WASHINGTON — Why is it so hard to get a debt limit agreement?
Gridlock is hardly a new Washington phenomenon, yet this year's drama over raising the nation's $14.3 trillion debt ceiling has defied — many would say rewritten — the rules of Washington give and take.
The process has become unusually ideological, personal and ugly. Going to the brink of chaos is considered a smart political strategy in some circles. So is staging public walkouts of bipartisan negotiations — three times so far by Republicans. Or having a normally cool, press-shy president hold three news conferences in two weeks, deliver a nationally televised address and feud openly with the speaker of the House of Representatives.
Yet this debt struggle is really no surprise to veteran Washington analysts, because it's the culmination of years of political upheaval.
"The fight over this issue is a symptom of a larger problem," said Norman Ornstein, a political analyst at the American Enterprise Institute, a center-right think tank.
That problem is how the rules of political engagement have changed for the worse. The change was sparked partly by the new media world, where every sentence and procedural vote can trigger a national reaction instantly.
But it's also changed shaped by recent events: An increasingly frustrated electorate continues to endure the most sluggish economy in a generation. The conservative movement sees its revolution regaining vigor. The two political parties savor their prospects of winning big in 2012, and see their opponents' leaders as fragile.
Then too, House districts are designed now to be politically homogenous, so that their representatives can be ideologically rigid and not have to appeal to voters with other views. Lawmakers are often elected without much motivation to reach to the middle. "There is now no overlap ideologically at all between the parties," Ornstein said.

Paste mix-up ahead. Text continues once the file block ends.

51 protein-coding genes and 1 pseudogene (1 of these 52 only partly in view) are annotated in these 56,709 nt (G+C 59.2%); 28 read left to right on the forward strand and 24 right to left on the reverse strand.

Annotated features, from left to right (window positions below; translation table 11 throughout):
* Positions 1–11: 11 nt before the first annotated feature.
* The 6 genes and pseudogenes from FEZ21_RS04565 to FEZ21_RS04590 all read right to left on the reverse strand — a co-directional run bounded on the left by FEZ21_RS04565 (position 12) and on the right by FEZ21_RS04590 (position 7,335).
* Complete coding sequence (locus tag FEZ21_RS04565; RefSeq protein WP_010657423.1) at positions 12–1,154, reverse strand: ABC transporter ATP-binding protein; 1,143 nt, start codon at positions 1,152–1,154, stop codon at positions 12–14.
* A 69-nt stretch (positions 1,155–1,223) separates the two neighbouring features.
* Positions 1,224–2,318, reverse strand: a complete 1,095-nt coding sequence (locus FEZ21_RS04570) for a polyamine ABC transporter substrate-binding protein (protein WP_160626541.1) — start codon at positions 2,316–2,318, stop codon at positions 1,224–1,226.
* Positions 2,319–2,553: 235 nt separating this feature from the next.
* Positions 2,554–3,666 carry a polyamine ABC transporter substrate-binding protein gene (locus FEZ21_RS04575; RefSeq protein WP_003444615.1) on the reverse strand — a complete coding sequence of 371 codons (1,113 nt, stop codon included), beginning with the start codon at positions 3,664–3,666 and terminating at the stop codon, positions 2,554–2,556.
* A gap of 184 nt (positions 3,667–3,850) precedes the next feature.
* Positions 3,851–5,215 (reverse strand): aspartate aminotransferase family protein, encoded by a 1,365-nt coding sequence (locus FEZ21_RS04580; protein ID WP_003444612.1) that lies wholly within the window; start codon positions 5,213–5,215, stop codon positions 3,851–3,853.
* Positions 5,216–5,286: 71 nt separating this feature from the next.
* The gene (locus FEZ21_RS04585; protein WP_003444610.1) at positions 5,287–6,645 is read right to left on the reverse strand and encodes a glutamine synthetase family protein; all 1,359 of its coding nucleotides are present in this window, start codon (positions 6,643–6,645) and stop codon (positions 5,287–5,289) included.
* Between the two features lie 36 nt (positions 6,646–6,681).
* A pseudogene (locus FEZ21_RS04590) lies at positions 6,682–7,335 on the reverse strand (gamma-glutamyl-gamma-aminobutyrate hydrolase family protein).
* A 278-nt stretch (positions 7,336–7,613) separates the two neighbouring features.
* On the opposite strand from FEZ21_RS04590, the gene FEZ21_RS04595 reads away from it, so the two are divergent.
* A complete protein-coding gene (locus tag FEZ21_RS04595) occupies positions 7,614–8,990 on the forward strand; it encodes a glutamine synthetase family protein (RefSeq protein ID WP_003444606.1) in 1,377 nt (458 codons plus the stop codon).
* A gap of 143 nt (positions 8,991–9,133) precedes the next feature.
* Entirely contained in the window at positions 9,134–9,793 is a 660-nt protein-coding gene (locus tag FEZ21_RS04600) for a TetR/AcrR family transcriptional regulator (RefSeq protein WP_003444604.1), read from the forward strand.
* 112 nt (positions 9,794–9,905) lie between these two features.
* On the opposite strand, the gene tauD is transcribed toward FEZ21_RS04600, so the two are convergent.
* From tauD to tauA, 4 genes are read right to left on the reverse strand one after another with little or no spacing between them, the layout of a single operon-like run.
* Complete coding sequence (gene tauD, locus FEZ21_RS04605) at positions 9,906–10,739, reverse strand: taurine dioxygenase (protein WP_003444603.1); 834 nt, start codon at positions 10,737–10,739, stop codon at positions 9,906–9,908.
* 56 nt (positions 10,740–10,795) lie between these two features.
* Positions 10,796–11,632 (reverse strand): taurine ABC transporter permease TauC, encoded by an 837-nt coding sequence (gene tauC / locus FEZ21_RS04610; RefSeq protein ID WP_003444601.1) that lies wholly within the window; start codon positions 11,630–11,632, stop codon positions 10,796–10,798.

Similarly, Senate rules make 60 votes necessary to get anything done in the 100-member chamber, giving great leverage to the minority party or even small groups of senators willing to extort concessions from the majority in exchange for their precious votes to amass 60.
Senate Republicans gained six seats in November and now have 47, more than enough to prevent Democrats from gaining the 60 votes needed to get anything done.
In addition, today's era of "the permanent campaign" gives fundraisers and special interest groups more clout over how lawmakers behave, making compromise difficult.
These developments helped shape the 2010 congressional elections, when Republicans regained firm control of the House and Democrats saw their Senate margin shrink by six.
"That election was one of the most important in American history," said Ross Baker, a professor of political science at Rutgers University and a former Senate aide.
"It was a moment in American life with a lot of anxiety, a lot of fear," he said, because of the reeling economy and anger over the 2010 health care law, which was seen by many as an already out-of-control, broke government overreaching.
In addition, people were still seething that the federal government bailed out big banks while consumers saw their nest eggs shrink.
"We're still in the backwash of that election," Baker said.
That's turned a once-routine Washington money dispute into a crisis, one with stakes so high that the government could default Tuesday for the first time in history.
Here's what experts identify as the deeper causes behind the current debt deadlock:
- The new media. "Congress is now often show and tell," said Craig Holman, government affairs lobbyist for Public Citizen, a nonpartisan watchdog group.
Before the Internet age, roughly 15 years ago, a lawmaker could cast an unpopular vote and "get away with it," said Steven Greene, an associate professor of political science at North Carolina State University.
Today, special interest groups watch every vote and monitor every statement, ready to blast emails in protest or support. Talk radio and cable TV provide heated commentary 24-7, often from strong ideological viewpoints that tolerate no moderation.
All this attention and slanted analysis, said Ornstein, creates "a different narrative and universe."
- The conservative revolution. It's been building since William F. Buckley Jr. founded the conservative National Review in 1955 and Arizona Sen. Barry Goldwater's "Conscience of a Conservative" was published five years later. Their message of limited government, more individual responsibility and strong national defense has been reshaped over the years — some would say twisted into an ideological straitjacket that even Ronald Reagan, the conservative icon, never would have accepted.
Still, now "they think they have revolution in their grasp," said Ornstein. The tea party phenomenon is the most animating force in contemporary American politics.